News & Politics

2006 Washingtonians of the Year: Anne Mosle

“People involved with us feel positive about doing something for the greater good.”

Photograph by Matthew Worden.

You can invest in people by giving to a charity. Or you can invest in people by creating a charity—plus building financial savvy and developing philanthropic leaders.

After just eight years, the Washington Area Women’s Foundation gave more than $1 million last year to 90 regional nonprofits for women and girls. “We’re creating a new model of philanthropy,” says president Anne Mosle. “Women come together as both donors and recipients.” One of the world’s five fastest-growing women’s foundations, WAWF is already in the top 10 percent in grantmaking. It also trains leaders of partner organizations—those that receive grants and provide direct aid—to operate more effectively, deliver more services, and raise more money.

WAWF has formed the Washington 100, who commit $10,000 over two years. But thousands of donors give much less. Volunteers investigate charities and aim to address the greatest needs to build stronger communities. WAWF ultimately focuses on building financial independence for low-income families.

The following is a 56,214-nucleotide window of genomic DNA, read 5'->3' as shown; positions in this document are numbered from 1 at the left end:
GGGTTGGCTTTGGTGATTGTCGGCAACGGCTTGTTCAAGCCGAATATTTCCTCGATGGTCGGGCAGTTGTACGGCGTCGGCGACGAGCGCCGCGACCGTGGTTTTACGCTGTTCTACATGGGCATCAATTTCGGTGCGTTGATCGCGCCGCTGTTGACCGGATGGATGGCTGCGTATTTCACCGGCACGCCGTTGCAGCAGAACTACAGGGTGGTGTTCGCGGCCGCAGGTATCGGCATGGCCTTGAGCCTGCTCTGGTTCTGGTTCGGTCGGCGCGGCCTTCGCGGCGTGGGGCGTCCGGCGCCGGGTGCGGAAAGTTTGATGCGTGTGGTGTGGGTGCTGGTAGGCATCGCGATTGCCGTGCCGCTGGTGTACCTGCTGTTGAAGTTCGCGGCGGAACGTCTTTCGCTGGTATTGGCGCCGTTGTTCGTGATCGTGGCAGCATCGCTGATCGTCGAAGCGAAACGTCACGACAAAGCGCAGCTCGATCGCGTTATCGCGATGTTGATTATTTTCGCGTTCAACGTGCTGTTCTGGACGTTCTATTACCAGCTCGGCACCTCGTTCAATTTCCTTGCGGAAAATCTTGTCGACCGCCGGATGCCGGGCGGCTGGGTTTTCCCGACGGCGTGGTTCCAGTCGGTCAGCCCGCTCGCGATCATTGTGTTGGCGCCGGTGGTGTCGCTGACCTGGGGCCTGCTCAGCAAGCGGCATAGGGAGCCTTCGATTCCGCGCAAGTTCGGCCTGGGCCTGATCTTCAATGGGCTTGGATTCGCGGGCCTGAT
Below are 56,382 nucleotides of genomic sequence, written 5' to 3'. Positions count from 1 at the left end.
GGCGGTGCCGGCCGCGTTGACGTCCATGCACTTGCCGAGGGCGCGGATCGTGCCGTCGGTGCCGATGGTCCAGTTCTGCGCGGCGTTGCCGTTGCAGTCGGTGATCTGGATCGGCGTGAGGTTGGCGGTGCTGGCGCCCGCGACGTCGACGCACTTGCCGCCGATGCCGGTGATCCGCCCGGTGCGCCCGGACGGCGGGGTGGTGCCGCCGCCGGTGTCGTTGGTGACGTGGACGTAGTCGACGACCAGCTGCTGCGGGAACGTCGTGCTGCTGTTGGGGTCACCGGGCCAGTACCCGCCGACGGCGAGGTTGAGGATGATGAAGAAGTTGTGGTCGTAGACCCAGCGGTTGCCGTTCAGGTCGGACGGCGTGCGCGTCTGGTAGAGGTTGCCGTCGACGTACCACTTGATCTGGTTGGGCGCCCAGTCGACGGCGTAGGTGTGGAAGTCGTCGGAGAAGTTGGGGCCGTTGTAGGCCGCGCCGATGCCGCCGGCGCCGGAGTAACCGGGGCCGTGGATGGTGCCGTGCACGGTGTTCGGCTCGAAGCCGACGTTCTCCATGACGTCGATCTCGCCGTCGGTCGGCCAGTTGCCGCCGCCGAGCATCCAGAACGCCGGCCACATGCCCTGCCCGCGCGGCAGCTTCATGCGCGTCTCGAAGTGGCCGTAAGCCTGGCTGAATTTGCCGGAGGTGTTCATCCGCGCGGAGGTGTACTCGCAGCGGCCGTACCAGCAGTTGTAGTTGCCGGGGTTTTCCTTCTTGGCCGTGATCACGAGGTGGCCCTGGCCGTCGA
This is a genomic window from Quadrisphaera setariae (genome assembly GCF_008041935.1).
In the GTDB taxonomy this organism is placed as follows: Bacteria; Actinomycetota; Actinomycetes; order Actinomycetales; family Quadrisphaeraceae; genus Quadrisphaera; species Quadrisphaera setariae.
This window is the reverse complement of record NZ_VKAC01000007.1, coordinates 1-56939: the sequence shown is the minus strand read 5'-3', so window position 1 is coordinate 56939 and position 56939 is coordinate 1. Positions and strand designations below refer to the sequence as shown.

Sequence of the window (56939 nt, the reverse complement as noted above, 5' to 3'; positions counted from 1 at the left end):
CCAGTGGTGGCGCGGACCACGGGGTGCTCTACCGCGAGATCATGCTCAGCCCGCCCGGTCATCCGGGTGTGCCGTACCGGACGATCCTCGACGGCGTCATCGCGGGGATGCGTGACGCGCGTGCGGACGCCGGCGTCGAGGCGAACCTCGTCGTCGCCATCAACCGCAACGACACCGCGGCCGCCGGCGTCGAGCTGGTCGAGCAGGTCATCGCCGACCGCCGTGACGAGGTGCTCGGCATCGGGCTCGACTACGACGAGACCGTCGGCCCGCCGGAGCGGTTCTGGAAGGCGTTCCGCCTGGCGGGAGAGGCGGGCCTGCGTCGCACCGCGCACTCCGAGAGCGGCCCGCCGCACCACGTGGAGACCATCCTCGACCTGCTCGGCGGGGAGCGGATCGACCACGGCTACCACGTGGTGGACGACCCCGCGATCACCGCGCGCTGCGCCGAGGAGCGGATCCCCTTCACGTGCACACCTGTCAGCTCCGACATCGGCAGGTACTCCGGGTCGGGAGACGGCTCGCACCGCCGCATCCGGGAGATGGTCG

Mosle’s parents volunteered and donated and taught young Anne to do the same. “Equity is really important to me,” she says. “I’m driven by how to help vulnerable populations.”

WAWF gave four hours’ training on donor and board development to Bethel House, which serves the needy of Prince George’s and Charles counties. Within two days, executive director Sherita Seawright requested—and won—a $10,000 donation. “The training taught me that people give because people ask,” says Seawright. Mosle and the foundation “are able to harness their talents and make a serious impact on the Washington area. They’re awesome!”

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